Format

Send to

Choose Destination
Mol Genet Metab. 2007 May;91(1):37-47. Epub 2007 Mar 2.

The MPS I registry: design, methodology, and early findings of a global disease registry for monitoring patients with Mucopolysaccharidosis Type I.

Author information

1
NYU School of Medicine , New York, NY 10016, USA. gregory.pastores@med.nyu.edu

Abstract

A global, observational disease registry has been established to characterize the course of disease and track clinical outcomes in patients with Mucopolysaccharidosis Type I (MPS I), a rare and treatable lysosomal storage disorder. This report outlines procedures for data collection and presents the recommended minimum schedule of assessments that comprise the disease-specific clinical and laboratory parameters that are tracked in the database. Aggregate data are summarized for the first 302 patients enrolled, representing entries from 24 countries. The median current age of the patients is 9.0 years (range: 0.4-64.8). Syndrome diagnoses include 47% Hurler (severe form), 25% Hurler-Scheie (attenuated form with an intermediate phenotype), 13% Scheie (most attenuated form), and 15% unknown. Younger ages at symptom onset and disease diagnosis are associated with the severe Hurler syndrome, but there is overlap among syndromes. Diagnosis was delayed by years to decades in several patients with Hurler-Scheie and Scheie syndromes. Patients with symptom onset before age 5 are more likely to have a gibbus, cognitive impairment, and pneumonia, whereas patients with symptom onset above age 5 are more likely to have carpal tunnel syndrome, myelopathy, and glaucoma. Cardiac valve abnormalities, joint contractures, corneal clouding, and hernia are reported by over 70% of patients regardless of the age of symptom onset. Approximately 80% of the patients have received enzyme replacement therapy, hematopoietic stem cell transplantation, or both. Overall, the MPS I Registry database contains a broad sample of the global patient population, providing a potentially useful tool for expanding knowledge of MPS I and facilitating evidence-based decisions about the optimal means of monitoring and treating affected individuals.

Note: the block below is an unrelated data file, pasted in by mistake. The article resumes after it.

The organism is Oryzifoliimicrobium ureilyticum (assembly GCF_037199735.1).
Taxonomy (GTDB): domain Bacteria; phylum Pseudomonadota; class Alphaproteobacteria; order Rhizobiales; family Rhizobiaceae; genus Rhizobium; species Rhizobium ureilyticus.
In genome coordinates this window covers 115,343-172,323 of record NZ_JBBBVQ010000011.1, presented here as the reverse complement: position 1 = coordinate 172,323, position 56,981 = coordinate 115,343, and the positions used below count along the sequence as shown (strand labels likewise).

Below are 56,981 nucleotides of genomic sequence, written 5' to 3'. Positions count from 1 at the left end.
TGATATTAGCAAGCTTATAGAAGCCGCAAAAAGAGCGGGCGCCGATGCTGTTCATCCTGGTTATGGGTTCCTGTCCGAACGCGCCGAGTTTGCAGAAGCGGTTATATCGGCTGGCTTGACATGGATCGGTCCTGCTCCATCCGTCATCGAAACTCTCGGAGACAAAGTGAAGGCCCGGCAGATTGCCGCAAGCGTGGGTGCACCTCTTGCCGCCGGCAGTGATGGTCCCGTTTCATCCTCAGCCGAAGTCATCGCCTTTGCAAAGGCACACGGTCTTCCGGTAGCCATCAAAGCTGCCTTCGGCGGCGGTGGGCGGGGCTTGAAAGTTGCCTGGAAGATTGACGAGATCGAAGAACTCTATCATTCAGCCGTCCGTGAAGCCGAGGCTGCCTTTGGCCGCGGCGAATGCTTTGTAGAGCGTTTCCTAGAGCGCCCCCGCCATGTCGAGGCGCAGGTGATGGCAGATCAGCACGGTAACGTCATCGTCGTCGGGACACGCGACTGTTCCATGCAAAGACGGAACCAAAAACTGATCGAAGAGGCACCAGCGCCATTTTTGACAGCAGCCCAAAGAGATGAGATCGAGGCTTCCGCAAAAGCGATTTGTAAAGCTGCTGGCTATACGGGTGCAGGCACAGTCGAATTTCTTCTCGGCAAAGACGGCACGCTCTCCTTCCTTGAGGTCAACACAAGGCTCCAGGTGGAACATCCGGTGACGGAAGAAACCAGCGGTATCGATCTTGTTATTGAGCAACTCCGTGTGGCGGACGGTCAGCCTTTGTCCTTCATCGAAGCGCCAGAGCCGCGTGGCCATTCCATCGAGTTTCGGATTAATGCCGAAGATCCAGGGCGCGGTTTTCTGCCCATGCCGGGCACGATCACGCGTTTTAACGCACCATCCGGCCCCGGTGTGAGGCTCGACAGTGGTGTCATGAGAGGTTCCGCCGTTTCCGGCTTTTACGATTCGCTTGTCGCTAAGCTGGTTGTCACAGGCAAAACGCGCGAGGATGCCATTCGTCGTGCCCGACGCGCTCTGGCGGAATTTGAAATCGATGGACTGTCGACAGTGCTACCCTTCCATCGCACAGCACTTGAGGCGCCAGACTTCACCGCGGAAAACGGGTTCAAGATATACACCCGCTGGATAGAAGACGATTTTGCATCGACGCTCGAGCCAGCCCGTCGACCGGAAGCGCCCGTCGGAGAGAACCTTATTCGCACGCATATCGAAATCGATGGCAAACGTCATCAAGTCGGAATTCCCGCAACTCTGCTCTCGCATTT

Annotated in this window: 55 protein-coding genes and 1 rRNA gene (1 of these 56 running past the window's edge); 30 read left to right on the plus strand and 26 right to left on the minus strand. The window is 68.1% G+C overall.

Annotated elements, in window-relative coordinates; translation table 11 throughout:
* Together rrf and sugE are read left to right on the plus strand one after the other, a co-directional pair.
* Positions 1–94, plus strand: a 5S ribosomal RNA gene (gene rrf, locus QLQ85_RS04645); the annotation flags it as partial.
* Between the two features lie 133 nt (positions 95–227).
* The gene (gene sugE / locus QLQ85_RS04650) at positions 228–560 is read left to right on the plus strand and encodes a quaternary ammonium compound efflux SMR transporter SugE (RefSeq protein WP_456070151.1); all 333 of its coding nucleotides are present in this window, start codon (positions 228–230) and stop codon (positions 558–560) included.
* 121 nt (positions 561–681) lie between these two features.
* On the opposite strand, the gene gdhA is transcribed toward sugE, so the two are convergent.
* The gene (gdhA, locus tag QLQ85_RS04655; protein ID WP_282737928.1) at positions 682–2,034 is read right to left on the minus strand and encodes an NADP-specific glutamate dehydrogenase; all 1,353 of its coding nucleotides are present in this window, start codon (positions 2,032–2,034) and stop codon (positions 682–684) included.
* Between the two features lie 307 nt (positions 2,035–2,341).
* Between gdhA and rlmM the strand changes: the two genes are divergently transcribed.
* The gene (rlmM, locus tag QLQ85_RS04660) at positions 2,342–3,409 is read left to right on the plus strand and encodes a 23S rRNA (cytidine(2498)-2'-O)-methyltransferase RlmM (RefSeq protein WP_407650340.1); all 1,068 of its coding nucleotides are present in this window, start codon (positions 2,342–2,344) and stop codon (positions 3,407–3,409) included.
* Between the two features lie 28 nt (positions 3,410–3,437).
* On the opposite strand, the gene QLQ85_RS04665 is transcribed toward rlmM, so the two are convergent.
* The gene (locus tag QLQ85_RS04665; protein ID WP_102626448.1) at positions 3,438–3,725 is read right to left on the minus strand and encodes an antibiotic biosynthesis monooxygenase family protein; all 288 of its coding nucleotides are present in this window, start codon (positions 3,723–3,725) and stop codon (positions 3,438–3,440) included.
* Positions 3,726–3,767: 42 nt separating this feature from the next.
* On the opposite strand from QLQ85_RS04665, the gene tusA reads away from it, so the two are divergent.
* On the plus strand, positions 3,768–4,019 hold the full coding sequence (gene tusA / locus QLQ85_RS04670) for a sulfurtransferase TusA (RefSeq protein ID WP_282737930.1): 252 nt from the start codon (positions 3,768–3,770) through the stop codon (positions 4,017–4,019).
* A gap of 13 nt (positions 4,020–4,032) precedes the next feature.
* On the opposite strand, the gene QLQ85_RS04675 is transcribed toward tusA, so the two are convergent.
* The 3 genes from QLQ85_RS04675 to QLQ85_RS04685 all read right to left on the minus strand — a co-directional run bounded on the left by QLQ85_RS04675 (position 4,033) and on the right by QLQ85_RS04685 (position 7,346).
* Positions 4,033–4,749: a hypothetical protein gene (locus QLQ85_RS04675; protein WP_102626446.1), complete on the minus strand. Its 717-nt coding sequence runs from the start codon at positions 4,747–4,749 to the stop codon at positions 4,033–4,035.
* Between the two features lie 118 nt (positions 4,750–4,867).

PMID:
17336562
DOI:
10.1016/j.ymgme.2007.01.011
[Indexed for MEDLINE]

Supplemental Content

Full text links

Icon for Elsevier Science
Loading ...
Support Center